'Modern Family' Cast Sues News Corp. to Void Contracts
By Andy Fixmer and Karen Gullo – Jul 25, 2012 8:53 AM ET.
The cast members of “Modern Family,” the most watched comedy on U.S. television, sued the show’s producer, News Corp. (NWSA)’s Twentieth Century Fox Television, to void contracts which cap pay and limit outside work.
Sofia Vergara, Julie Bowen, Ty Burrell and other cast members are seeking to invalidate their agreements ahead of the show’s fourth season, according to a complaint filed yesterday in California state court in Los Angeles. The contracts, which limit actor pay increases as well as their ability to pursue outside work, violate state labor law prohibiting some contracts for performing services from lasting more than seven years, according to the filing.
The cast of “Modern Family,” winners of the Best Television Series – Musical or Comedy award, pose for a portrait backstage at the 69th Annual Golden Globe Awards in Beverly Hills, California. Photographer: Christopher Polk/Getty Images
“Modern Family” is the biggest show on Walt Disney Co. (DIS)’s ABC broadcast network and key to the network’s plans to draw viewers to its new shows in September. The program’s success, the actors said, “has been built upon a collection of illegal contracts.”
Vergara’s contract limits per-episode compensation increases each year to 5 percent, while cast members Jesse Tyler Ferguson, Eric Stonestreet, Burrell and Bowen are entitled to 4 percent more annually, according to the complaint.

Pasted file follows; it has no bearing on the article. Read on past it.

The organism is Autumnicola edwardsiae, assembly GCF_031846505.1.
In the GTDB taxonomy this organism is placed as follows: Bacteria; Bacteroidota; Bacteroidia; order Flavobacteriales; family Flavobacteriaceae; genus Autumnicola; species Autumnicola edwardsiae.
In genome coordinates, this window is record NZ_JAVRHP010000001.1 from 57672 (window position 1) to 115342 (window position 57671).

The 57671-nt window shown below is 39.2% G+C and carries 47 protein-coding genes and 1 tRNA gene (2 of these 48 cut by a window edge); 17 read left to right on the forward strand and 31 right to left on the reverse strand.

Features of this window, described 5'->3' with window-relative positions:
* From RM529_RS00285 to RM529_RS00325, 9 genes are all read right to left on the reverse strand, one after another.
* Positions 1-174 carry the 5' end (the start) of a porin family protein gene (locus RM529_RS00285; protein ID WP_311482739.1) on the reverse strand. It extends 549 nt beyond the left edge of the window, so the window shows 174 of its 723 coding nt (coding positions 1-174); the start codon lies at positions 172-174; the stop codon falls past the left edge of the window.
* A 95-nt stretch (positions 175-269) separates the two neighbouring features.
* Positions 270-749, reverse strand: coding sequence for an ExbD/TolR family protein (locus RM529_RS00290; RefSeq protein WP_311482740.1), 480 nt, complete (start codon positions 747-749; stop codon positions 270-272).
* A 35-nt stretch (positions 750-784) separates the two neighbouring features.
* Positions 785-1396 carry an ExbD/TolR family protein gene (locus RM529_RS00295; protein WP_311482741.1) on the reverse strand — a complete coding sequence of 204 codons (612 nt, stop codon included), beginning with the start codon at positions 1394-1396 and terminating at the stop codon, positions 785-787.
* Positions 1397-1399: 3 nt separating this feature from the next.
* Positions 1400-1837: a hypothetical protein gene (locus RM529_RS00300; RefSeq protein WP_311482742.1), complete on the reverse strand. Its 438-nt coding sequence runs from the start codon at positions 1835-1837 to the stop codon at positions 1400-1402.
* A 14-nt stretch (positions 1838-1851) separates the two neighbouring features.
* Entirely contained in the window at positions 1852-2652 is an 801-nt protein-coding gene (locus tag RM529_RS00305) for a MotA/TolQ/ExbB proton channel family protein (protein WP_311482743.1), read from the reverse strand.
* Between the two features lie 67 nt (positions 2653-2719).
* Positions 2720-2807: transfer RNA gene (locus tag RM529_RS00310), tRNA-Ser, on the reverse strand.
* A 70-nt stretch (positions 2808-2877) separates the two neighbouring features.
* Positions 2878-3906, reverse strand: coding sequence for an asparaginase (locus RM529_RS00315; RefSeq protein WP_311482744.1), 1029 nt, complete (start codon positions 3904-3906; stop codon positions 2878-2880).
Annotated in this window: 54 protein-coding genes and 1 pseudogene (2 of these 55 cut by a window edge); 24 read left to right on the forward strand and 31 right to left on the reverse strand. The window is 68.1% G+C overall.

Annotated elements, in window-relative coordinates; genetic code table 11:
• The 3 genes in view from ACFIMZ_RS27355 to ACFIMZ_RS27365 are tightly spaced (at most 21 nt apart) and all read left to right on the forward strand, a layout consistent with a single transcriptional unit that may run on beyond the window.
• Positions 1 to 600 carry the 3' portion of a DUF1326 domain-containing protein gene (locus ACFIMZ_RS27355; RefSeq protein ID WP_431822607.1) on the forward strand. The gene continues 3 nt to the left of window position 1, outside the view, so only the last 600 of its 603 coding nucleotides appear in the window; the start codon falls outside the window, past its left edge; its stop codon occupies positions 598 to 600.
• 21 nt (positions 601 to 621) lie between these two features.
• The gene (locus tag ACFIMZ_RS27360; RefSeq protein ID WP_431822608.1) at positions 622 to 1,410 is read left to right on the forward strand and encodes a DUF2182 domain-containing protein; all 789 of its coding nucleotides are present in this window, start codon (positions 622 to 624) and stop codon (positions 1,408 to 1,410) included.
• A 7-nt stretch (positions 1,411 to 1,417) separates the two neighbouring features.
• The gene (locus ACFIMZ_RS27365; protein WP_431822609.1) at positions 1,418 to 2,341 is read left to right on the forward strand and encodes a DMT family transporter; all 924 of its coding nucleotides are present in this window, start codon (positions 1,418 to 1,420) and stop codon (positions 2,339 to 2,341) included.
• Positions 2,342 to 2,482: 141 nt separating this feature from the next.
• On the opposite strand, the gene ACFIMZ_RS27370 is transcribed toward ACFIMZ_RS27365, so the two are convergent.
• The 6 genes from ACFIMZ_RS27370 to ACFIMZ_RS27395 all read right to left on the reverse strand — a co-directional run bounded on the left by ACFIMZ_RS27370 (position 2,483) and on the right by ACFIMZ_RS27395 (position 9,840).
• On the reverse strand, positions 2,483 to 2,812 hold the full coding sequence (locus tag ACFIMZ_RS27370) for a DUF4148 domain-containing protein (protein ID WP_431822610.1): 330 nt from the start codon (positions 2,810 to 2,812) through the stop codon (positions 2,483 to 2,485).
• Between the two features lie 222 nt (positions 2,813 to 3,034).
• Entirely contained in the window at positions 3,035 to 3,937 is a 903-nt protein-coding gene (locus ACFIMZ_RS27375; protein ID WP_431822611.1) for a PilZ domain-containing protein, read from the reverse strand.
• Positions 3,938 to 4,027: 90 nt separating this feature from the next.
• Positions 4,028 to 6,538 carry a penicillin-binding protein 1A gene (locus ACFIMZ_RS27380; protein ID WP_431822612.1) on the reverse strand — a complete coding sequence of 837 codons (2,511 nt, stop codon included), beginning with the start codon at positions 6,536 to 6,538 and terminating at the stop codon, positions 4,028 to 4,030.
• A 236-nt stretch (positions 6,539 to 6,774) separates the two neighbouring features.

The actors said they are barred from seeking roles outside the program without Fox’s consent, restricting opportunities for additional employment.
Chris Alexander, a spokesman for Twentieth Century Fox Television in Los Angeles, declined to comment on the lawsuit.
Vergara’s contract began in 2007. In 2009, 20th Century Fox sent her an amended contract that requires her television work to be exclusively for Fox until 2015, according to the complaint. Vergara said she didn’t sign those amendments.
In 2003, “Sopranos” star James Gandolfini sued Time Warner Inc. (TWX)’s HBO and the show’s producers in an attempt to void his contract. The cast of six “Friends” stars, including Jennifer Aniston and Courteney Cox, threatened to leave the NBC show in 1996, demanding a fourfold salary increase from Warner Bros., the sitcom’s producer.
News Corp., controlled by Chairman and Chief Executive Officer Rupert Murdoch, fell 0.3 percent to $21.75 in New York trading yesterday. Burbank, California-based Disney gained 0.4 percent to $48.16.
The actors are represented by Jeffery D. McFarland, a partner with Quinn Emanuel Urquhart & Sullivan LLP in Los Angeles.
The case is Vergara v. Twentieth Century Fox, BC488786, Los Angeles County Superior Court (Los Angeles).
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